5. Group L2 (laser irradiation 2); Er:YAG laser with a wavelength of 2940 nm was applied using a noncontact handpiece (H02-N, 0.9 mm focal spot size) to the specimens' surfaces while the laser beam was aligned perpendicular to the specimen surface at a distance of 10 mm for 15 s. The entire surface of the specimen was scanned manually with the laser beam while being cooled with water and air. The laser parameters were as follows: 300 mJ (pulse energy), 3 W (power), QSP mode, 10 Hz (pulses per se conds), and 30 J/cm 2 (energy density). After laser irradiation, specimen surfaces were dried for 20 s with oil-free compressed air
  6. Group BL1 (sandblasting and laser irradiation 1); specimens' surfaces were abraded using the same parameters described for Group B. After sandblasting, Er:YAG laser irradiation was applied using the same parameters described for Group L1
  7. Group BL2 (sandblasting and laser irradiation 2); specimens' surfaces were abraded using the same parameters described for Group B. After sandblasting, Er:YAG laser irradiation was applied using the same parameters described for Group L2
  8. Group SL1 (silica coating and laser irradiation 1); specimens' surfaces were coated with silica using the same parameters described for Group S. After silica coating, Er:YAG laser irradiation was applied using the same parameters described for Group L1
  9. Group SL2 (silica coating and laser irradiation 2); specimens' surfaces were coated with silica using the same parameters described for Group S. After silica coating, Er:YAG laser irradiation was applied using the same parameters described for Group L2.


For topographical surface evaluation of each test group, an additional specimen in the dimensions of 10 mm × 10 mm × 2 mm was prepared and analyzed by standard error of the mean (SEM) (JSM-6010 LA, Jeol Ltd, Tokyo, Japan) at ×1000 magnification.

A profilometer (Perthometer M2, Mahr GmbH, Göttingen, Germany) was used to measure the Ra (average roughness height) in micrometers (μm) after each surface treatment. Three measurements at different locations were recorded for each specimen (n = 10/group), and the average of these three measurements was used to obtain the Ra value of each specimen.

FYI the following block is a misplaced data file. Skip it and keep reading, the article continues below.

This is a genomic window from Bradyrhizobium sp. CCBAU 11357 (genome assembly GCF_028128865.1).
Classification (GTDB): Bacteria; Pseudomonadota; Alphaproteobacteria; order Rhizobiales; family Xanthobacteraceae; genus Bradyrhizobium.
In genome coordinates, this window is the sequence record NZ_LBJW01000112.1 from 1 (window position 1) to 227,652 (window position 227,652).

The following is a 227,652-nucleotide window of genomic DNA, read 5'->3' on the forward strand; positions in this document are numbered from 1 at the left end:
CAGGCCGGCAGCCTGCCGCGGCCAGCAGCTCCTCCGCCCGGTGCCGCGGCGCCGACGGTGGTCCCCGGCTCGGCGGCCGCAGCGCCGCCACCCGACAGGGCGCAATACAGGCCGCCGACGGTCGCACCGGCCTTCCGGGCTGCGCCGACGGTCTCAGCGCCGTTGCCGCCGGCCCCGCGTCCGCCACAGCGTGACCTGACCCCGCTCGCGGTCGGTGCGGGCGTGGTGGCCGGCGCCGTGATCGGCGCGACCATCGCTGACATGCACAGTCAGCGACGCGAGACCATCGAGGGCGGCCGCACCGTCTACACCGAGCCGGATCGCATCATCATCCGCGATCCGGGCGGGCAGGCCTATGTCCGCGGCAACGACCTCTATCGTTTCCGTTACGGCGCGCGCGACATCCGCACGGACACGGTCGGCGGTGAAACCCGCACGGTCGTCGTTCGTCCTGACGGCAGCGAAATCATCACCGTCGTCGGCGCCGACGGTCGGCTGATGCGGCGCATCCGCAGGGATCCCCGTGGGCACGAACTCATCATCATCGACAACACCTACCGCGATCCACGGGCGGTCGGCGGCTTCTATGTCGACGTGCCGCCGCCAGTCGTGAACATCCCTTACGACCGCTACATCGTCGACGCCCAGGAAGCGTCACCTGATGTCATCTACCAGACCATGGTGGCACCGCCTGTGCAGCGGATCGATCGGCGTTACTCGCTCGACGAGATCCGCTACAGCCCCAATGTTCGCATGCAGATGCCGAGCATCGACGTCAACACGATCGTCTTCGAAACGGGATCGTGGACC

Cylindrical (3 mm × 3 mm) self-adhesive resin cement (Panavia SA Cement, Kuraray Dental, Tokyo, Japan) was polymerized on the center of the surface using a specially designed split mold. After cleaning the overflowing cement residues with the help of a small brush, it was polymerized with LED light (Led G, Woodpecker, Guangxi, China) for 10 s according to the manufacturers' instructions.

After keeping the specimens for 24 h in 37°C distilled water, SBS tests were conducted using a mechanical testing machine (Model 3340, Instron Corporation, USA) with a 2 kN load cell. A knife-edge shearing rod running at a crosshead speed of 1 mm/min closely to the aluminum oxide–resin cement interface was used for loading. The maximum shear load immediately before debonding was recorded. The following formula was used to calculate SBS data; fracture load/bonding surface area = N/mm 2 = MPa.

Statistical analysis was performed using statistical software (SPSS 17.0, Chicago, IL, USA). The Kolmogorov–Smirnov test was used to confirm that SBS and SR data were normally distributed. The mean values and standard deviations per group were calculated. One-way ANOVA and Tukey's post hoc test were used for analyzing the interactions and differences among the groups at a significance level of P < 0.05.

Types of failures were recorded following the SBS tests, and the fracture surfaces were evaluated using SEM at ×100 magnification. The failure modes were classified as “adhesive failure at the resin–ceramic interface,” as “cohesive failure within the luting resin cement,” or as “mixed” when both failures happened together.


   Results Top